Gail Taylor, Owner of Three Part Harmony Farm
Food as Medicine, Food as Culture, Food for our Future
Our mantra here is laid out in our butterfly logo. The garlic signifies food as medicine. While we aim to grow the most nutrient dense produce we can and keep people well, nothing says “food is medicine” quite like hardneck garlic which is a cure-all because of its anti-bacterial, anti-microbial, anti-fungal properties. Food as Culture: I’m part of a “return generation” of young, Black farmers who’ve descended from the children of the great migration. My grandfather grew up picking cotton in Mississippi as a sharecropper but left the fields to travel north to work in the railroads. In my return to the land, I grow cotton to honor him (and my ancestors) who toiled the land under much different circumstances. Food for our future: I’m part of a seed keeping collective that grows and preserves heritage, heirloom seeds and their stories. Three Part Harmony farm specifically grows the corn seed because our unique, isolated location means we can grow corn without contamination from neighboring GMO crops that are so prevalent on more rural farms.
Where to Find our Produce
85% of our produce is distributed through a Community Supported Agriculture (CSA) program. Over 100 members sign up in the spring and pay for their vegetables in advance. They receive a weekly “share” of the harvest on Thursday evenings. We have pick up locations in Shaw, Brookland and Takoma Park. The CSA members basically give the farm a zero interest loan since the bills for seeds, compost, plants, straw mulch etc are all due in full before we harvest the first spinach leaf. In return, our entire season is based around creating an incredible share for our members each week, and we supplement our vegetables with items from co-op partners who produce eggs, mushrooms, medicinal herbs, flowers, micro greens, and occasionally fruit.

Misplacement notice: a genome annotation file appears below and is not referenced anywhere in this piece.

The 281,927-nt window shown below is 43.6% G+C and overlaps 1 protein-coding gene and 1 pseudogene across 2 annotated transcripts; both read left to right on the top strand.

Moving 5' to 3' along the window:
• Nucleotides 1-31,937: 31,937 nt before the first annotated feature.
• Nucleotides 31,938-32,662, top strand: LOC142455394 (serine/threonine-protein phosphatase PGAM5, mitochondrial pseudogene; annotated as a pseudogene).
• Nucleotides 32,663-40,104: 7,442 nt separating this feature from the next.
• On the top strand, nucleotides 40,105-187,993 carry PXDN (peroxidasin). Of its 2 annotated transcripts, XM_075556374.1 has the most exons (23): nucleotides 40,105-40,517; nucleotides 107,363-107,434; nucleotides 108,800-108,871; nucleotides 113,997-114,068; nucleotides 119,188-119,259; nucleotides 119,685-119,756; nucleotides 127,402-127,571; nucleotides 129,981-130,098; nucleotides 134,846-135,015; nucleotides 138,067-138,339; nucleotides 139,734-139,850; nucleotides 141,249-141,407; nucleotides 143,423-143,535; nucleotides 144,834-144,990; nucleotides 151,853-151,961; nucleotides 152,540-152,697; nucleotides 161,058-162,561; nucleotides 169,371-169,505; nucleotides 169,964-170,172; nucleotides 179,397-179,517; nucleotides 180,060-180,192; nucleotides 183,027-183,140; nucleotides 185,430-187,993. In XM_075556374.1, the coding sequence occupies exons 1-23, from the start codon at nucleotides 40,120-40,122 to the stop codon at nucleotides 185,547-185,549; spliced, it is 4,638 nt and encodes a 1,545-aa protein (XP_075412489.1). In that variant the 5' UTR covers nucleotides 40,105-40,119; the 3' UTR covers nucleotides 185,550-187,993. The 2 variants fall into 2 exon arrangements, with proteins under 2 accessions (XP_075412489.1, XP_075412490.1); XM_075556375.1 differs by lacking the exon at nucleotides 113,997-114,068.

In April and May we produce healthy seedling starts that are specially designed to thrive in the DC region. They are available exclusively at the Annie’s Ace hardware stores in Petworth and Brooklnd. We also sell the seedlings at the Petworth farmer’s market and make them available to our CSA members.
Restaurant sales: we do a few restaurant sales in partnership with Little Wild Things city farm. We also deliver to places like Pansaari, a unique Indian grocery store and restaurant (located at 17th and Q) owned by Hot Spot Dupont student Rano Singh.
Food Justice and Food Accessibility
The wing of our farm that grows and sells vegetables does so in part to subsidize another aspect that is really important to our farming philosophy: making sure that people of all income levels have access to heathy food. We partner with non profits to set up farmer’s market stands east of the Anacostia river where grocery stores and farmer’s markets are not as ubiquitous as say, around Dupont Circle. We partner with the Dorothy Day Catholic worker house to distribute produce weekly in Petworth. We also work with organizations striving to change the food system and build grassroots based networks to bring more justice to our food system.
Oh Yes! Yoga is Necessary
This all sounds way more exciting than it is. Really, everyday I wake up early and spend hours and hours doing monotonous physical work, taxing my body in all kinds of ways. I have been practicing at Hot Spot Dupont for longer than I have been farming, and I don’t think I could look forward to growing old as a vegetable farmer without that regular yoga practice. On a daily level, the practice heals my body when the lifting and pulling and struggling put my muscles out of whack. And on a mental level I am so grateful to be able to access the truth we learn in the yoga room: that the yoga mat is an indicator of how we’ll respond to challenges once we get out of the room. Each 90 minute class is an opportunity to practice how breathing slowly and with intention will help me move past the overwhelming feeling I have either during a hard class or during an extreme weather disaster.
Every day at the farm starts the same, but each day is different, exactly like yoga class!
Increasingly more and more, being a flexible farmer is a requirement in this era of changing climates. I give 100% credit to my yoga practice for equipping me with the poise and grace it takes to juggle the million moving parts of a small, diversified vegetable operation in the city.
My wish for all farmers is that they would have time each week for the healing power of yoga! Thank you Hot Spot Dupont :)